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  • HK tells US lawmakers not to interfere
    Date:2019-09-10 

    Hong Kong has told US lawmakers to keep their hands off internal affairs ahead of the planned  passage of the Hong Kong Human Rights and Democracy Act.

    Senate Minority Leader Charles Schumer has called for a vote on bipartisan legislation, this week. 

    Yesterday, protesters amassed ouside the United States Consulate on Garden Road, waved the Stars and Stripes, played “The Star Spangled Banner” and called on Washington to pass the lesiglation that would require annual assessments of autonomy from Beijing and cancel trading privileges if autonomy is compromised.

    The Hong Kong Government said it expresses regret over the re-introduction of the act and reiterates that foreign legislatures should not interfere in any form in the internal affairs.

    A statement said that the Act mentioned the Fugitive Offenders and Mutual Legal Assistance in Criminal Matters Legislation (Amendment) Bill 2019, the incident concerning a bookstore in Causeway Bay and export control.

    The Chief Executive Carrie Lam announced on September 4 that the Government would formally withdraw the bill. Before that, the Government had also clearly indicated on many occasions that all work in relation to the legislative amendment had completely stopped.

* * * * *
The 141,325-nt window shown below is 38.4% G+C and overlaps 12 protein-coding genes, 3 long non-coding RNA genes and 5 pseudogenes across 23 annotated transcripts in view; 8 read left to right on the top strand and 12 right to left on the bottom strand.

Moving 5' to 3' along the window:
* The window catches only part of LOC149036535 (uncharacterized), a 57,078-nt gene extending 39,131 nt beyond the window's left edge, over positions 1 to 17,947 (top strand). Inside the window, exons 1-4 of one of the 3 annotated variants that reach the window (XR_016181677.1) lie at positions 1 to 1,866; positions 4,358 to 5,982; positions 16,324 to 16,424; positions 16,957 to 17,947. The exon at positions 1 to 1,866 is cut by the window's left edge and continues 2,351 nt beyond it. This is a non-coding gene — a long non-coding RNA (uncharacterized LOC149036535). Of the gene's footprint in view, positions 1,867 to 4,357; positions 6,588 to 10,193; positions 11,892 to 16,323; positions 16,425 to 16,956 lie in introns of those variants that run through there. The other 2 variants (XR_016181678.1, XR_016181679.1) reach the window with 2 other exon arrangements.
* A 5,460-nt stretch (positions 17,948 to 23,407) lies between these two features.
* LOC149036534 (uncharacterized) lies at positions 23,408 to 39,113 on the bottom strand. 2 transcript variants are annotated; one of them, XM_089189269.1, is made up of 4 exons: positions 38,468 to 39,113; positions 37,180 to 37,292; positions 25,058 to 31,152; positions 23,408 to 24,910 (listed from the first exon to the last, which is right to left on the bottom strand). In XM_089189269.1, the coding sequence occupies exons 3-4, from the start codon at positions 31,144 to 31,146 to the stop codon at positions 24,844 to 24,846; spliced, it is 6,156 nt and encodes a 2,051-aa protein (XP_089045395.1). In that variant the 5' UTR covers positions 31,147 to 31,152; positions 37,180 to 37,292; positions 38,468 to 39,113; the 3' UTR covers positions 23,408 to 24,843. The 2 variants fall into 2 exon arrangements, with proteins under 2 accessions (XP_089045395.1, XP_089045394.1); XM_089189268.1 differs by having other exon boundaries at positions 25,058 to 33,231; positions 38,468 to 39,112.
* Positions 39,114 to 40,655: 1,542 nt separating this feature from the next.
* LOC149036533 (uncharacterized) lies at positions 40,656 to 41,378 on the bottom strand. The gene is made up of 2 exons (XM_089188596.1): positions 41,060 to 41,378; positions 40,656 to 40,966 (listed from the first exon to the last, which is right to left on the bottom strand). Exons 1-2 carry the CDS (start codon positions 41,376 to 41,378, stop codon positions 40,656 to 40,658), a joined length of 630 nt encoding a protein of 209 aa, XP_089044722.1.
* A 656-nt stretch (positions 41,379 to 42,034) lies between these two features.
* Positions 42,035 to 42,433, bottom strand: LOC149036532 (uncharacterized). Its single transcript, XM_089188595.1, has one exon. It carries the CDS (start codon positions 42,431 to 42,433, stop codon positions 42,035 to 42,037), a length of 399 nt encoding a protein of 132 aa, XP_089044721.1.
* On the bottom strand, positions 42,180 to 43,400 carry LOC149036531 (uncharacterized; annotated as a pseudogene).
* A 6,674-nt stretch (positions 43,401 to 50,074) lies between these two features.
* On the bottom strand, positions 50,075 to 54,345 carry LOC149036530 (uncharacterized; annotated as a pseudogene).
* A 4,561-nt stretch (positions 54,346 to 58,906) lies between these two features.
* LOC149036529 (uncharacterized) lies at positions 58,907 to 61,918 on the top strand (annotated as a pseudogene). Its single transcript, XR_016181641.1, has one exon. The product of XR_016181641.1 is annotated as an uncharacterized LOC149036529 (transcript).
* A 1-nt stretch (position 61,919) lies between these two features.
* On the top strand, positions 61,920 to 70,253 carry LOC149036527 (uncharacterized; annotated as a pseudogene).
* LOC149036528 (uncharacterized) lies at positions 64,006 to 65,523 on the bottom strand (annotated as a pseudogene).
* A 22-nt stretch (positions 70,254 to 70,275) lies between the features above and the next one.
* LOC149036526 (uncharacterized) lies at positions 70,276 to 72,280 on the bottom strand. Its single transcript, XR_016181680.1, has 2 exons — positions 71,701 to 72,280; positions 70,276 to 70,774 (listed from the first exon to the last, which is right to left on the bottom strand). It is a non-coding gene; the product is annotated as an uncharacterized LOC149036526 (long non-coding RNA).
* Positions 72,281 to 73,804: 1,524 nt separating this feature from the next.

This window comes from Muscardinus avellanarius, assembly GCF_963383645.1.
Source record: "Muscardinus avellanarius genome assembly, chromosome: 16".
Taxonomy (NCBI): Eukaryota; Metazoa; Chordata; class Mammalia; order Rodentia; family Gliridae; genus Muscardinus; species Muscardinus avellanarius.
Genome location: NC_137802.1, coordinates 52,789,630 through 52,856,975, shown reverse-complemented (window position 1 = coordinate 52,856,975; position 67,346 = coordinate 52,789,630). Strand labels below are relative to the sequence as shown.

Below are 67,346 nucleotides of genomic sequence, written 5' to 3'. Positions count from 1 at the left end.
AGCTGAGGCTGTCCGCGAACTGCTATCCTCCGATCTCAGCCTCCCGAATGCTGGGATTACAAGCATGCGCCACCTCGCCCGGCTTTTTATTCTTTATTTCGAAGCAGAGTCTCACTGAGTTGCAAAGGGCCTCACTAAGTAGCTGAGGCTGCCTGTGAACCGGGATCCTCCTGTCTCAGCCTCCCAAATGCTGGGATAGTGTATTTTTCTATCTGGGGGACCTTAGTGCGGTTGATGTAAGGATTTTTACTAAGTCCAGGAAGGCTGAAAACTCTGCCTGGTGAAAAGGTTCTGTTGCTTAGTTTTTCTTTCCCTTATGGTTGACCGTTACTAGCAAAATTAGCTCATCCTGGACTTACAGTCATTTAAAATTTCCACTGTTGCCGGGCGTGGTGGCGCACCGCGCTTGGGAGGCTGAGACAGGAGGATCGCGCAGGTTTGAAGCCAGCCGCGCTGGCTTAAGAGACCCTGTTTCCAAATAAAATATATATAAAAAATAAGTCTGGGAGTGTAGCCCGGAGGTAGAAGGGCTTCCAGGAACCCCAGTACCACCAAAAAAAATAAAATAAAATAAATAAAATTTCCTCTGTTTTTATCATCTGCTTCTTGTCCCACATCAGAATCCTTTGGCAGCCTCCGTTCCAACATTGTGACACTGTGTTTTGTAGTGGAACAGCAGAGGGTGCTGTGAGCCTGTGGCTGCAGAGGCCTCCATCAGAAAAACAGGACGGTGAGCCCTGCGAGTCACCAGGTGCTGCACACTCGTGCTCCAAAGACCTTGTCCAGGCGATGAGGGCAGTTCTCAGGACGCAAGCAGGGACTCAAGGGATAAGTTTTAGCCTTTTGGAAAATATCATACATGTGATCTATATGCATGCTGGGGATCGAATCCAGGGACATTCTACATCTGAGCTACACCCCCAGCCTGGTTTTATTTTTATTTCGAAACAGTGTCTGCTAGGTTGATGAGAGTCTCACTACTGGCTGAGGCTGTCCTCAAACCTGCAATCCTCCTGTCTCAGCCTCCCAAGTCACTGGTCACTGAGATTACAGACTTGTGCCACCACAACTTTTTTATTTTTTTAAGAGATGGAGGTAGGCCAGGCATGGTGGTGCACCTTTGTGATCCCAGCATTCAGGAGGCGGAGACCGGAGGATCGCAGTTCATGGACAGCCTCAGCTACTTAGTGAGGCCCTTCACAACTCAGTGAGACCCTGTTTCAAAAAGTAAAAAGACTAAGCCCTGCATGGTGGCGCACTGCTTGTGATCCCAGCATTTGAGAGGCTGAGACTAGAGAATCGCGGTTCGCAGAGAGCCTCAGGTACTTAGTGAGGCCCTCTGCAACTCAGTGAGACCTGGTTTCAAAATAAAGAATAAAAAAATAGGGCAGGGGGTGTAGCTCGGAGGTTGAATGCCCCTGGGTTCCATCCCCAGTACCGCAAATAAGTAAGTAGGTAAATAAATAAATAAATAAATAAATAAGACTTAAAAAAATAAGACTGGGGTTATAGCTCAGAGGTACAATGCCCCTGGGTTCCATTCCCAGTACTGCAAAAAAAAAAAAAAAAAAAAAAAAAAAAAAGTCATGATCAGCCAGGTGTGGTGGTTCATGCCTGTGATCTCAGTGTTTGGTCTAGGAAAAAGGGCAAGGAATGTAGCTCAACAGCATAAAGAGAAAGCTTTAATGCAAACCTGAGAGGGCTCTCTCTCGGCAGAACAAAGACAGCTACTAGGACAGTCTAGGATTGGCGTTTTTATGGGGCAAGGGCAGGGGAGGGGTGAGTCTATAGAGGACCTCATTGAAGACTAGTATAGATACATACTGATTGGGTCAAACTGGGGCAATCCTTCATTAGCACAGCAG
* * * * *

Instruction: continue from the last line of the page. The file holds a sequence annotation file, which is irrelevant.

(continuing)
As for the incident concerning a bookstore in Causeway Bay, the Basic Law only authorises the law enforcement agencies of Hong Kong to enforce laws in the jurisdiction of Hong Kong.

    Law enforcement agencies outside of Hong Kong, including law enforcement agencies of the mainland and overseas, do not have the authority to enforce laws within the jurisdiction of Hong Kong.

    The Government has all along been dealing with matters relating to Hong Kong in strict accordance with the principle of 'one country, two systems' and the Basic Law, and will not allow 'law enforcement across the boundary'. In respect of the incident relating to a bookstore in Causeway Bay, the Hong Kong Police have not discovered evidence indicating that there was 'law enforcement across the boundary'.

    In addition, Hong Kong's separate customs territory status and trade autonomy are conferred upon us by Articles 116 and 151 of the Basic Law, instead of an offering by other jurisdictions. It is very much in Hong Kong's own interest to maintain our autonomy to safeguard our interests and advantages under the 'one country, two systems' principle.'
    Since the return to the motherland, Hong Kong has been exercising 'Hong Kong people administering Hong Kong' and a high degree of autonomy in strict accordance with the Basic Law. The 'one country, two systems' principle has been fully and successfully implemented. Human rights and freedom in Hong Kong are fully protected by the Basic Law, the Hong Kong Bill of Rights Ordinance and other legislation.

    The Government attaches great importance to them and is determined to safeguard them, the statement said.



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